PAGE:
Due to rising costs and having to reduce his hours at work, Clarence struggled with rent and was evicted from his flat. For 10 weeks, he moved from spare room to sofa relying on the good will of his friends. Clarence’s GP referred him to the hospice team and our social workers stepped in to help him find somewhere suitable to live. Our team helped Clarence to fill in the right forms, spoke to the council on his behalf and helped him to access the benefits he was entitled to, so that he could spend his last weeks of life in safe comfortable surroundings.

Clarence moved into temporary accommodation and our team helped his family to arrange travel so that they could visit and spend precious time together. The hospice team removed the stress, so that Clarence and his family could concentrate on making memories.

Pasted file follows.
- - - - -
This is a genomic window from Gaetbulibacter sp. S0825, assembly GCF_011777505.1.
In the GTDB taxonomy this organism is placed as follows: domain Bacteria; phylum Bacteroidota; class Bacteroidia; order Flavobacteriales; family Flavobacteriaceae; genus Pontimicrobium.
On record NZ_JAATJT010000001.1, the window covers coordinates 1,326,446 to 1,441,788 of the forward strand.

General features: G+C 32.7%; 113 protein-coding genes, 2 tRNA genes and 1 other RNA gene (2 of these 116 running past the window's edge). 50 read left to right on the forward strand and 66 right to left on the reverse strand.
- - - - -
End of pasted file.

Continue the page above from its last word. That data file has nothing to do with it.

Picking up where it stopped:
Hospitality for me is all about generosity, unconditionality, and belonging. These things are the things that we try to embody in our hospice care.

We want to be that neighbour who behaves as if they were expecting you, and just pulls up another chair when you turn up at their house unexpectedly and they already have a house full of guests.

We want to be that protective mother who makes sure everyone gets a turn in the terribly competitive family game.

We want to be the rich uncle who turns up with lavish gifts for everyone on the big day, expecting nothing in return. I wish I had one of them!

And we want to be the younger sibling who shows the socially awkward new girlfriend her Christmas presents, so that she feels included

If we can convey these feelings of welcome through our time, skill, compassion and empathy, then we will have succeeded.

So thank you, for helping us to do this through your generous support. We will make sure that every penny we spend contributes positively to delivering the best hospitality we can, for this Christmas and looking forward to the next 30 years.

Kate Heaps
Hospice Chief Executive